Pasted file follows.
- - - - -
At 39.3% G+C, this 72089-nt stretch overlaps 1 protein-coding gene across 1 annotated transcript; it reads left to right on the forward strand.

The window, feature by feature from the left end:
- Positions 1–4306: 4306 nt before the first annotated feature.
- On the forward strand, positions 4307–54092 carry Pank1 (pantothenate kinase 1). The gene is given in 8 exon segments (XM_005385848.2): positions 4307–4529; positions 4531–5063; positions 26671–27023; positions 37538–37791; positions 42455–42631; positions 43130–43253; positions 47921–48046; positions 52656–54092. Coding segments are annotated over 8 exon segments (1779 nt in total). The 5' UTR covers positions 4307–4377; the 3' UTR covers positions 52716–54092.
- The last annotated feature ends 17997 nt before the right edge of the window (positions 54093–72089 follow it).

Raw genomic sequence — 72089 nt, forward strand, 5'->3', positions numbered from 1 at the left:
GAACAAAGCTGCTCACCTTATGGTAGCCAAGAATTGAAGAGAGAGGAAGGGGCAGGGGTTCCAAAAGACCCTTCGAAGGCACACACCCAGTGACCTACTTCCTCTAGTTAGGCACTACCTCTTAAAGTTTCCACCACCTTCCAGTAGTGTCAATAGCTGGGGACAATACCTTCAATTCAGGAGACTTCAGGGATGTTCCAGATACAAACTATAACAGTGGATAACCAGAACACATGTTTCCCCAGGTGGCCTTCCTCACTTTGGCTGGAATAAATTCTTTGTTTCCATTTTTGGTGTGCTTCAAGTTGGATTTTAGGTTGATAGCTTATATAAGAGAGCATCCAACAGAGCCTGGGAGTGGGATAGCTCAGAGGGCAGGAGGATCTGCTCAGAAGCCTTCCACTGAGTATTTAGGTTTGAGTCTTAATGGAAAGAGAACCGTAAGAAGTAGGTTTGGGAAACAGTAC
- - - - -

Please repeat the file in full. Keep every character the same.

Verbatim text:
At 39.3% G+C, this 72089-nt stretch overlaps 1 protein-coding gene across 1 annotated transcript; it reads left to right on the forward strand.

The window, feature by feature from the left end:
- Positions 1–4306: 4306 nt before the first annotated feature.
- On the forward strand, positions 4307–54092 carry Pank1 (pantothenate kinase 1). The gene is given in 8 exon segments (XM_005385848.2): positions 4307–4529; positions 4531–5063; positions 26671–27023; positions 37538–37791; positions 42455–42631; positions 43130–43253; positions 47921–48046; positions 52656–54092. Coding segments are annotated over 8 exon segments (1779 nt in total). The 5' UTR covers positions 4307–4377; the 3' UTR covers positions 52716–54092.
- The last annotated feature ends 17997 nt before the right edge of the window (positions 54093–72089 follow it).

Raw genomic sequence — 72089 nt, forward strand, 5'->3', positions numbered from 1 at the left:
GAACAAAGCTGCTCACCTTATGGTAGCCAAGAATTGAAGAGAGAGGAAGGGGCAGGGGTTCCAAAAGACCCTTCGAAGGCACACACCCAGTGACCTACTTCCTCTAGTTAGGCACTACCTCTTAAAGTTTCCACCACCTTCCAGTAGTGTCAATAGCTGGGGACAATACCTTCAATTCAGGAGACTTCAGGGATGTTCCAGATACAAACTATAACAGTGGATAACCAGAACACATGTTTCCCCAGGTGGCCTTCCTCACTTTGGCTGGAATAAATTCTTTGTTTCCATTTTTGGTGTGCTTCAAGTTGGATTTTAGGTTGATAGCTTATATAAGAGAGCATCCAACAGAGCCTGGGAGTGGGATAGCTCAGAGGGCAGGAGGATCTGCTCAGAAGCCTTCCACTGAGTATTTAGGTTTGAGTCTTAATGGAAAGAGAACCGTAAGAAGTAGGTTTGGGAAACAGTAC